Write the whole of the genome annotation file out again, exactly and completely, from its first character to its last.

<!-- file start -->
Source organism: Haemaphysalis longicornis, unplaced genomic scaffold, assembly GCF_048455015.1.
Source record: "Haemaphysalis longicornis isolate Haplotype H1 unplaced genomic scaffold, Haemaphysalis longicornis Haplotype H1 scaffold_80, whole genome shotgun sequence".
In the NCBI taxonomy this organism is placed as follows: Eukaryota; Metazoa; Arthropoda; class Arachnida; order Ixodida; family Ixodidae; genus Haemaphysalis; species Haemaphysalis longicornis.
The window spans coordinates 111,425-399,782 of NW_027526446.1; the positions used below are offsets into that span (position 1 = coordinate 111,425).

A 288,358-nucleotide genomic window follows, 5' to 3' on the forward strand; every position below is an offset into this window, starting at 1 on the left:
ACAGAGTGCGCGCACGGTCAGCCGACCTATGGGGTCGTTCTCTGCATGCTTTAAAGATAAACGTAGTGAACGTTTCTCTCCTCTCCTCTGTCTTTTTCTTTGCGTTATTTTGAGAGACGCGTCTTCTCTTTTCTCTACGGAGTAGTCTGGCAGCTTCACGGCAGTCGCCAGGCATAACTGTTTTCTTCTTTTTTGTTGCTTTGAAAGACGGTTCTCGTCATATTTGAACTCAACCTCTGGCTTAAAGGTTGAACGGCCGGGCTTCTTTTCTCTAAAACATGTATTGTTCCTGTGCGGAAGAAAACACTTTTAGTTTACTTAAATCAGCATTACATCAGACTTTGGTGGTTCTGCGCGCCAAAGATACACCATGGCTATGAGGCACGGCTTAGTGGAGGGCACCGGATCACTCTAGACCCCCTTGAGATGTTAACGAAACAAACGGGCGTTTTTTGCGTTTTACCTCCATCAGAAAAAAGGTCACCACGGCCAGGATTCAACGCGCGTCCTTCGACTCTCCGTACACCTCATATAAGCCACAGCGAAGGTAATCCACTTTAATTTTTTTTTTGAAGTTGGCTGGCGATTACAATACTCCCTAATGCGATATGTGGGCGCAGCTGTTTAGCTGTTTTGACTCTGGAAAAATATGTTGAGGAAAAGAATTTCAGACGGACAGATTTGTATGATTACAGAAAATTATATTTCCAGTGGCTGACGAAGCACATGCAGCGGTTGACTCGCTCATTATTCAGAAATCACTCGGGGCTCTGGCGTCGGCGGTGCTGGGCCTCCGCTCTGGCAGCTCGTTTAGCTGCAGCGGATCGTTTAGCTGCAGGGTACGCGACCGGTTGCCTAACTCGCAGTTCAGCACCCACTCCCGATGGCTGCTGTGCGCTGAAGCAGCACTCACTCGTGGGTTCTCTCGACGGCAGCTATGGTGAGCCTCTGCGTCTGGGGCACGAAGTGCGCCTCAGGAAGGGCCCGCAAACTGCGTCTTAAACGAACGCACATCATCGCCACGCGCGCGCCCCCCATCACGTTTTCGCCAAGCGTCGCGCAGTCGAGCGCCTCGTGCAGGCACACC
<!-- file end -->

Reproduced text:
Source organism: Haemaphysalis longicornis, unplaced genomic scaffold, assembly GCF_048455015.1.
Source record: "Haemaphysalis longicornis isolate Haplotype H1 unplaced genomic scaffold, Haemaphysalis longicornis Haplotype H1 scaffold_80, whole genome shotgun sequence".
In the NCBI taxonomy this organism is placed as follows: Eukaryota; Metazoa; Arthropoda; class Arachnida; order Ixodida; family Ixodidae; genus Haemaphysalis; species Haemaphysalis longicornis.
The window spans coordinates 111,425-399,782 of NW_027526446.1; the positions used below are offsets into that span (position 1 = coordinate 111,425).

A 288,358-nucleotide genomic window follows, 5' to 3' on the forward strand; every position below is an offset into this window, starting at 1 on the left:
ACAGAGTGCGCGCACGGTCAGCCGACCTATGGGGTCGTTCTCTGCATGCTTTAAAGATAAACGTAGTGAACGTTTCTCTCCTCTCCTCTGTCTTTTTCTTTGCGTTATTTTGAGAGACGCGTCTTCTCTTTTCTCTACGGAGTAGTCTGGCAGCTTCACGGCAGTCGCCAGGCATAACTGTTTTCTTCTTTTTTGTTGCTTTGAAAGACGGTTCTCGTCATATTTGAACTCAACCTCTGGCTTAAAGGTTGAACGGCCGGGCTTCTTTTCTCTAAAACATGTATTGTTCCTGTGCGGAAGAAAACACTTTTAGTTTACTTAAATCAGCATTACATCAGACTTTGGTGGTTCTGCGCGCCAAAGATACACCATGGCTATGAGGCACGGCTTAGTGGAGGGCACCGGATCACTCTAGACCCCCTTGAGATGTTAACGAAACAAACGGGCGTTTTTTGCGTTTTACCTCCATCAGAAAAAAGGTCACCACGGCCAGGATTCAACGCGCGTCCTTCGACTCTCCGTACACCTCATATAAGCCACAGCGAAGGTAATCCACTTTAATTTTTTTTTTGAAGTTGGCTGGCGATTACAATACTCCCTAATGCGATATGTGGGCGCAGCTGTTTAGCTGTTTTGACTCTGGAAAAATATGTTGAGGAAAAGAATTTCAGACGGACAGATTTGTATGATTACAGAAAATTATATTTCCAGTGGCTGACGAAGCACATGCAGCGGTTGACTCGCTCATTATTCAGAAATCACTCGGGGCTCTGGCGTCGGCGGTGCTGGGCCTCCGCTCTGGCAGCTCGTTTAGCTGCAGCGGATCGTTTAGCTGCAGGGTACGCGACCGGTTGCCTAACTCGCAGTTCAGCACCCACTCCCGATGGCTGCTGTGCGCTGAAGCAGCACTCACTCGTGGGTTCTCTCGACGGCAGCTATGGTGAGCCTCTGCGTCTGGGGCACGAAGTGCGCCTCAGGAAGGGCCCGCAAACTGCGTCTTAAACGAACGCACATCATCGCCACGCGCGCGCCCCCCATCACGTTTTCGCCAAGCGTCGCGCAGTCGAGCGCCTCGTGCAGGCACACC